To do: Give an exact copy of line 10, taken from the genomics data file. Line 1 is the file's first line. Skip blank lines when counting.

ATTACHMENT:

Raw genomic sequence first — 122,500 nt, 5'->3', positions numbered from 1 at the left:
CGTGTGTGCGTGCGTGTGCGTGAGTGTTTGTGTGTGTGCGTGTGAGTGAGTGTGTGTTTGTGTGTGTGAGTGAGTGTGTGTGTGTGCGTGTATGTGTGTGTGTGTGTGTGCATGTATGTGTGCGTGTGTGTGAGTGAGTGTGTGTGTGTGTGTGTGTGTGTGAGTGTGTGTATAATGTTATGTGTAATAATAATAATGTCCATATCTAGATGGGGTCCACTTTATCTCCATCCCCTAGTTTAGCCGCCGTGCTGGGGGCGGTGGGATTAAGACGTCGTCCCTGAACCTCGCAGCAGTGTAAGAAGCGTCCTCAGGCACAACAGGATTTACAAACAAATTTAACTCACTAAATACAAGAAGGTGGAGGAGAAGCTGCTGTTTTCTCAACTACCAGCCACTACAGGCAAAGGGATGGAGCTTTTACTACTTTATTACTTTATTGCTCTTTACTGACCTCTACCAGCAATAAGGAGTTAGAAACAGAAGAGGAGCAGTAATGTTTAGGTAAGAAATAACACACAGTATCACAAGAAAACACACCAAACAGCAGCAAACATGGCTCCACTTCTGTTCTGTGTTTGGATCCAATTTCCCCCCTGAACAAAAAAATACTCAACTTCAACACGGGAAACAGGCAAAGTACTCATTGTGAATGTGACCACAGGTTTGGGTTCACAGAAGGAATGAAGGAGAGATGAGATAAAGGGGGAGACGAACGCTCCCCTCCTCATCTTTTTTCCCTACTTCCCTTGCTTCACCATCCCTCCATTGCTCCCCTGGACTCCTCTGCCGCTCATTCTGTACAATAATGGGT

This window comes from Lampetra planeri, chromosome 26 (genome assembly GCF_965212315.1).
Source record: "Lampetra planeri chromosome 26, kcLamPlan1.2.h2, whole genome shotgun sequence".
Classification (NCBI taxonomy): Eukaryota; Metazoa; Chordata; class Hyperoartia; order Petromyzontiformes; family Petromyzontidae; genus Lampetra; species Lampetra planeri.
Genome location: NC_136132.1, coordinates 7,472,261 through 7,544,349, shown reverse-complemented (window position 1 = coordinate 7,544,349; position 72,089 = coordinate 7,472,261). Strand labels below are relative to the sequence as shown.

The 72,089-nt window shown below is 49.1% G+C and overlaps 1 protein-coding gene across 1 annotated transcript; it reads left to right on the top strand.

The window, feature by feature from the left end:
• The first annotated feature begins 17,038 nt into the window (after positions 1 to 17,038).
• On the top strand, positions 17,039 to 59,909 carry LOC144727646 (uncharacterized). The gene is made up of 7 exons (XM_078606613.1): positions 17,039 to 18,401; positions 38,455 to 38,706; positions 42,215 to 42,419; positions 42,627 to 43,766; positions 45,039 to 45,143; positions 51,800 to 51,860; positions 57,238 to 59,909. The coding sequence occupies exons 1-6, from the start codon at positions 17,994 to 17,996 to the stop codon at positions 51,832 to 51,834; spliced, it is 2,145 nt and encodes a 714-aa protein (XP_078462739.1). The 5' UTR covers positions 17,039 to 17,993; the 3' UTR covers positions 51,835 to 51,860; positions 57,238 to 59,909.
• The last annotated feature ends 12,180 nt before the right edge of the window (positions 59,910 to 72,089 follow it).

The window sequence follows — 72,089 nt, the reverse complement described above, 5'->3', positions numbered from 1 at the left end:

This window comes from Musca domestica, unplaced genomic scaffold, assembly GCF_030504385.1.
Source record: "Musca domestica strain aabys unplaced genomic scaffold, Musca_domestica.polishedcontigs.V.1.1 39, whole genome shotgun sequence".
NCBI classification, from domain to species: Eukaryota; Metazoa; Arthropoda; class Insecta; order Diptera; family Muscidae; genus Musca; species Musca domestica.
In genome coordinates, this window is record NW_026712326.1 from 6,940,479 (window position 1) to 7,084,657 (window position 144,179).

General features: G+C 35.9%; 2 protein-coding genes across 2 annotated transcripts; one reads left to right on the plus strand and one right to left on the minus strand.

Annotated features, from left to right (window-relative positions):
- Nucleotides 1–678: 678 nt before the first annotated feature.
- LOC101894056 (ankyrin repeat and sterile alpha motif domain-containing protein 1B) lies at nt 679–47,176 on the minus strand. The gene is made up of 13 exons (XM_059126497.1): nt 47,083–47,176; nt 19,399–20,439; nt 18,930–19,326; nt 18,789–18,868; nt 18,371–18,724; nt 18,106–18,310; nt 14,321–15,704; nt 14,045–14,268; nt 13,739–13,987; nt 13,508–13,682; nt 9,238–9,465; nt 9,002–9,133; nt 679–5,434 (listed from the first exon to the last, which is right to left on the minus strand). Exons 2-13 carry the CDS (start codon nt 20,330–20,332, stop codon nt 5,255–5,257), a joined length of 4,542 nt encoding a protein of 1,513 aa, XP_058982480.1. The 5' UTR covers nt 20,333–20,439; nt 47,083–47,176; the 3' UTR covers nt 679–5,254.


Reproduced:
• On the top strand, positions 17,039 to 59,909 carry LOC144727646 (uncharacterized). The gene is made up of 7 exons (XM_078606613.1): positions 17,039 to 18,401; positions 38,455 to 38,706; positions 42,215 to 42,419; positions 42,627 to 43,766; positions 45,039 to 45,143; positions 51,800 to 51,860; positions 57,238 to 59,909. The coding sequence occupies exons 1-6, from the start codon at positions 17,994 to 17,996 to the stop codon at positions 51,832 to 51,834; spliced, it is 2,145 nt and encodes a 714-aa protein (XP_078462739.1). The 5' UTR covers positions 17,039 to 17,993; the 3' UTR covers positions 51,835 to 51,860; positions 57,238 to 59,909.